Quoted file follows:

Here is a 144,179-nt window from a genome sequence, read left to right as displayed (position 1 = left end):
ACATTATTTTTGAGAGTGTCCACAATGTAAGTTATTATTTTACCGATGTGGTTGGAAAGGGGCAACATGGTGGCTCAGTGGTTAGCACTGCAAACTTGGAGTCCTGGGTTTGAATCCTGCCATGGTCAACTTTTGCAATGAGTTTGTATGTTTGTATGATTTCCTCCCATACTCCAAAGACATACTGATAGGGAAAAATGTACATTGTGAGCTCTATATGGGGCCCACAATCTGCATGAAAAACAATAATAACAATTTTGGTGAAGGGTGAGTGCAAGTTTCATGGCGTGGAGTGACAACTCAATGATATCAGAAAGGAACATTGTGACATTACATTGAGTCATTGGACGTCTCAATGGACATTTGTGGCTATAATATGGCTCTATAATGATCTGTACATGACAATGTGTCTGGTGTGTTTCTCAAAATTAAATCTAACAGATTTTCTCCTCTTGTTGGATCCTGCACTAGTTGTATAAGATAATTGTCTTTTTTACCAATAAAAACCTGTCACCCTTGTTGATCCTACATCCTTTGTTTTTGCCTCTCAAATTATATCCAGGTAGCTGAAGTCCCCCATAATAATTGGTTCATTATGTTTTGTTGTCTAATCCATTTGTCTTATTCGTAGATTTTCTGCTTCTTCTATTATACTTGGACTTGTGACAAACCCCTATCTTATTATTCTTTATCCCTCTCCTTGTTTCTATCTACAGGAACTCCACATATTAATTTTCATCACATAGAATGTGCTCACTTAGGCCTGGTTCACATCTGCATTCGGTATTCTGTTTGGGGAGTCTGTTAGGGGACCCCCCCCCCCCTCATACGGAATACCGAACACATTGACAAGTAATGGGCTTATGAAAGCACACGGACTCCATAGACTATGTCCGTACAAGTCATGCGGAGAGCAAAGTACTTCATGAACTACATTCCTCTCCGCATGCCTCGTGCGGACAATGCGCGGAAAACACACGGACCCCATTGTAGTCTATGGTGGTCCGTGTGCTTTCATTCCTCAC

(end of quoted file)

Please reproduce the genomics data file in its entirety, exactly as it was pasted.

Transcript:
Here is a 144,179-nt window from a genome sequence, read left to right as displayed (position 1 = left end):
ACATTATTTTTGAGAGTGTCCACAATGTAAGTTATTATTTTACCGATGTGGTTGGAAAGGGGCAACATGGTGGCTCAGTGGTTAGCACTGCAAACTTGGAGTCCTGGGTTTGAATCCTGCCATGGTCAACTTTTGCAATGAGTTTGTATGTTTGTATGATTTCCTCCCATACTCCAAAGACATACTGATAGGGAAAAATGTACATTGTGAGCTCTATATGGGGCCCACAATCTGCATGAAAAACAATAATAACAATTTTGGTGAAGGGTGAGTGCAAGTTTCATGGCGTGGAGTGACAACTCAATGATATCAGAAAGGAACATTGTGACATTACATTGAGTCATTGGACGTCTCAATGGACATTTGTGGCTATAATATGGCTCTATAATGATCTGTACATGACAATGTGTCTGGTGTGTTTCTCAAAATTAAATCTAACAGATTTTCTCCTCTTGTTGGATCCTGCACTAGTTGTATAAGATAATTGTCTTTTTTACCAATAAAAACCTGTCACCCTTGTTGATCCTACATCCTTTGTTTTTGCCTCTCAAATTATATCCAGGTAGCTGAAGTCCCCCATAATAATTGGTTCATTATGTTTTGTTGTCTAATCCATTTGTCTTATTCGTAGATTTTCTGCTTCTTCTATTATACTTGGACTTGTGACAAACCCCTATCTTATTATTCTTTATCCCTCTCCTTGTTTCTATCTACAGGAACTCCACATATTAATTTTCATCACATAGAATGTGCTCACTTAGGCCTGGTTCACATCTGCATTCGGTATTCTGTTTGGGGAGTCTGTTAGGGGACCCCCCCCCCCCTCATACGGAATACCGAACACATTGACAAGTAATGGGCTTATGAAAGCACACGGACTCCATAGACTATGTCCGTACAAGTCATGCGGAGAGCAAAGTACTTCATGAACTACATTCCTCTCCGCATGCCTCGTGCGGACAATGCGCGGAAAACACACGGACCCCATTGTAGTCTATGGTGGTCCGTGTGCTTTCATTCCTCAC